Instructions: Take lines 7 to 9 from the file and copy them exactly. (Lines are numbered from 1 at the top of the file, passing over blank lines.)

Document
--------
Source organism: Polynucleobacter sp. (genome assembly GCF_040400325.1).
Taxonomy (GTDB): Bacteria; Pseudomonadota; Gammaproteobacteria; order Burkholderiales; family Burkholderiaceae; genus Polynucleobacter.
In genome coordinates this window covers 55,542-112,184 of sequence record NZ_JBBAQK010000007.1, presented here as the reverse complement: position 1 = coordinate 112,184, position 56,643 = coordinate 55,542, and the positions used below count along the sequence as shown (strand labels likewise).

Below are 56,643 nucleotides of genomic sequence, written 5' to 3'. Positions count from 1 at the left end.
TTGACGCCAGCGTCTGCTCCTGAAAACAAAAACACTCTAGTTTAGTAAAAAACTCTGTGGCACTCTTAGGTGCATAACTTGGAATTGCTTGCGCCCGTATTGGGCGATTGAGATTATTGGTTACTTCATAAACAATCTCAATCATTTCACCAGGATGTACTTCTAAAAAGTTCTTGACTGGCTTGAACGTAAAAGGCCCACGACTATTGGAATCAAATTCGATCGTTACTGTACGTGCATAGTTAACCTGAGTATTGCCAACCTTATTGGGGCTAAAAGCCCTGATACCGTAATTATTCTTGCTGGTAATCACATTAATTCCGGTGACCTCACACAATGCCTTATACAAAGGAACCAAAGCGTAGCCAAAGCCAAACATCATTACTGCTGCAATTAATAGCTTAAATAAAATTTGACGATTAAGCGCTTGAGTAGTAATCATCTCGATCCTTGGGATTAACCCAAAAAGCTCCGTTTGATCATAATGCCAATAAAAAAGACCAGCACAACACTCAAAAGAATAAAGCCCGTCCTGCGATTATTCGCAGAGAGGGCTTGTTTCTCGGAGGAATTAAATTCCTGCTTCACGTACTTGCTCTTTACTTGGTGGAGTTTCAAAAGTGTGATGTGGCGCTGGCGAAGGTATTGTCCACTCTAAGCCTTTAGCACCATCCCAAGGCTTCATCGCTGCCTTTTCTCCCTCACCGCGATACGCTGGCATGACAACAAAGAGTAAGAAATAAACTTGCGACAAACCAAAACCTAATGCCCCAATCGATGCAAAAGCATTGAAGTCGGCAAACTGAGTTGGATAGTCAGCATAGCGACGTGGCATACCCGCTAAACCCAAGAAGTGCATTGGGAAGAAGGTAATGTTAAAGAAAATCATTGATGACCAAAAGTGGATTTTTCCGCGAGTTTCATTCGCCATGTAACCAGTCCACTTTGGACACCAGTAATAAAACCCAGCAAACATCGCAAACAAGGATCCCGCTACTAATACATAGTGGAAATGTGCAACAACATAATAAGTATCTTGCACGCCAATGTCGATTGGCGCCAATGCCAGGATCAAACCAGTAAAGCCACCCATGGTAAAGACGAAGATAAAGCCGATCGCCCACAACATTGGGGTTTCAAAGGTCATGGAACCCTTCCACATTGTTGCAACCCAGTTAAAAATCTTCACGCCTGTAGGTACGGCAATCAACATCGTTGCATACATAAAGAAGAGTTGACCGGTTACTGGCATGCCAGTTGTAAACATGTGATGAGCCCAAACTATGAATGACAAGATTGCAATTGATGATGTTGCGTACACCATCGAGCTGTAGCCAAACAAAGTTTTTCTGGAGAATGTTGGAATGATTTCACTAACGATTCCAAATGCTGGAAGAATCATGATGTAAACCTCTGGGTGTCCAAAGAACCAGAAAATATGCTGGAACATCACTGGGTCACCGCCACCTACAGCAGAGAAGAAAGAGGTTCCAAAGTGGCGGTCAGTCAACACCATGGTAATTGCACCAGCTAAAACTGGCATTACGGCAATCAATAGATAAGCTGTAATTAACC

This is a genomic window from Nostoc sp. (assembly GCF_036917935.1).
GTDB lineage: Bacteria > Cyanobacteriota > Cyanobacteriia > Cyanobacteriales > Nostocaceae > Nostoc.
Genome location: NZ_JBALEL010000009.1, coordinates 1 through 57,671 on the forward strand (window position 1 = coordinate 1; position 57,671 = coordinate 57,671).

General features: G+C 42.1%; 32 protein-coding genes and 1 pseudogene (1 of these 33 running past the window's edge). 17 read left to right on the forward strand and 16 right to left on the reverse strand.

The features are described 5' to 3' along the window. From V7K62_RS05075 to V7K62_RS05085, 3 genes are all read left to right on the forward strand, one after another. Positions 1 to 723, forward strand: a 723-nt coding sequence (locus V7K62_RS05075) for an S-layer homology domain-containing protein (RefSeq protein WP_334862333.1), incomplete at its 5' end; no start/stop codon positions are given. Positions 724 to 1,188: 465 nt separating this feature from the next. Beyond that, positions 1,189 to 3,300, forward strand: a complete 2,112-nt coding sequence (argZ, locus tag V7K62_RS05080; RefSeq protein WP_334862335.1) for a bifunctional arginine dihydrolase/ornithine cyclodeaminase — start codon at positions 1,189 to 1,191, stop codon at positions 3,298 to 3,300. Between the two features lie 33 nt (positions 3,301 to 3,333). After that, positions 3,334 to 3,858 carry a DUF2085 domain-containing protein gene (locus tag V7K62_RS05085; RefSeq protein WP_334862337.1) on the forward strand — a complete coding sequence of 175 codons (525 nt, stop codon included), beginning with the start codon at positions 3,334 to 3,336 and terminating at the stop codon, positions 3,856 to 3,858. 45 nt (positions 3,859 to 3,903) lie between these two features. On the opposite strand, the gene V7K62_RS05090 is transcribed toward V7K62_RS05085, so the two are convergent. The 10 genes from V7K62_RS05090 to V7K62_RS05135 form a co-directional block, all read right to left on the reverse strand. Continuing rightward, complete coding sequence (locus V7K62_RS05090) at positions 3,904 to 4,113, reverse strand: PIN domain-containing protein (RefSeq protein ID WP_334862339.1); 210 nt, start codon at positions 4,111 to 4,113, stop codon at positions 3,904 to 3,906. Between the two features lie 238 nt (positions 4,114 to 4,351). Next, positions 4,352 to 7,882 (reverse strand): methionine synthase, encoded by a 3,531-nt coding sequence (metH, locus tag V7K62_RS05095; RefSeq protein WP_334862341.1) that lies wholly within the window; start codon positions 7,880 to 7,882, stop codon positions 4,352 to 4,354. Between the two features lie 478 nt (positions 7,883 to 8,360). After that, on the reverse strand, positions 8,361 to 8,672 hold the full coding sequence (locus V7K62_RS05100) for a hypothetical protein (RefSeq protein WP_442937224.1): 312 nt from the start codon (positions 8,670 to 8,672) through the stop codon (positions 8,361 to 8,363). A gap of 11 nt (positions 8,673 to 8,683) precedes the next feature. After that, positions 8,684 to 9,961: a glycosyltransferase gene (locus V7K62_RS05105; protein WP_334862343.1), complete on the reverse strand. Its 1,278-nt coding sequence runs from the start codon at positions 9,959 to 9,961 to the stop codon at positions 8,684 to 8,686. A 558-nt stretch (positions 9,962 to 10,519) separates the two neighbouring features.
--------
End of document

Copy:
GTDB lineage: Bacteria > Cyanobacteriota > Cyanobacteriia > Cyanobacteriales > Nostocaceae > Nostoc.
Genome location: NZ_JBALEL010000009.1, coordinates 1 through 57,671 on the forward strand (window position 1 = coordinate 1; position 57,671 = coordinate 57,671).

General features: G+C 42.1%; 32 protein-coding genes and 1 pseudogene (1 of these 33 running past the window's edge). 17 read left to right on the forward strand and 16 right to left on the reverse strand.